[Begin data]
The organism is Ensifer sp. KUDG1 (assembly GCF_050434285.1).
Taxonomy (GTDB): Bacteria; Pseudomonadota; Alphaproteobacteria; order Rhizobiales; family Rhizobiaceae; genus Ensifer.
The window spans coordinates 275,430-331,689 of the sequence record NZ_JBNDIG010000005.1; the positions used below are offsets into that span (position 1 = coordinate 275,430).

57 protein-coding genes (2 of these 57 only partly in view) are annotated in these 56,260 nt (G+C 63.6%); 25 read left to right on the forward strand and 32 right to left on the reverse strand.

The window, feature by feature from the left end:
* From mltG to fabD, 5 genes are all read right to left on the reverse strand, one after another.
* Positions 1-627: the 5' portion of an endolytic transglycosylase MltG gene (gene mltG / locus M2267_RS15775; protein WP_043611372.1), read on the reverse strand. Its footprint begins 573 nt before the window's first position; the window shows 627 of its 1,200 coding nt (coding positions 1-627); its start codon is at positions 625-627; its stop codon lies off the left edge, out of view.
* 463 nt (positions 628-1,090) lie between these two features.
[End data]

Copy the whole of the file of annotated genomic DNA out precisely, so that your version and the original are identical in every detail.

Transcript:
The organism is Ensifer sp. KUDG1 (assembly GCF_050434285.1).
Taxonomy (GTDB): Bacteria; Pseudomonadota; Alphaproteobacteria; order Rhizobiales; family Rhizobiaceae; genus Ensifer.
The window spans coordinates 275,430-331,689 of the sequence record NZ_JBNDIG010000005.1; the positions used below are offsets into that span (position 1 = coordinate 275,430).

57 protein-coding genes (2 of these 57 only partly in view) are annotated in these 56,260 nt (G+C 63.6%); 25 read left to right on the forward strand and 32 right to left on the reverse strand.

The window, feature by feature from the left end:
* From mltG to fabD, 5 genes are all read right to left on the reverse strand, one after another.
* Positions 1-627: the 5' portion of an endolytic transglycosylase MltG gene (gene mltG / locus M2267_RS15775; protein WP_043611372.1), read on the reverse strand. Its footprint begins 573 nt before the window's first position; the window shows 627 of its 1,200 coding nt (coding positions 1-627); its start codon is at positions 625-627; its stop codon lies off the left edge, out of view.
* 463 nt (positions 628-1,090) lie between these two features.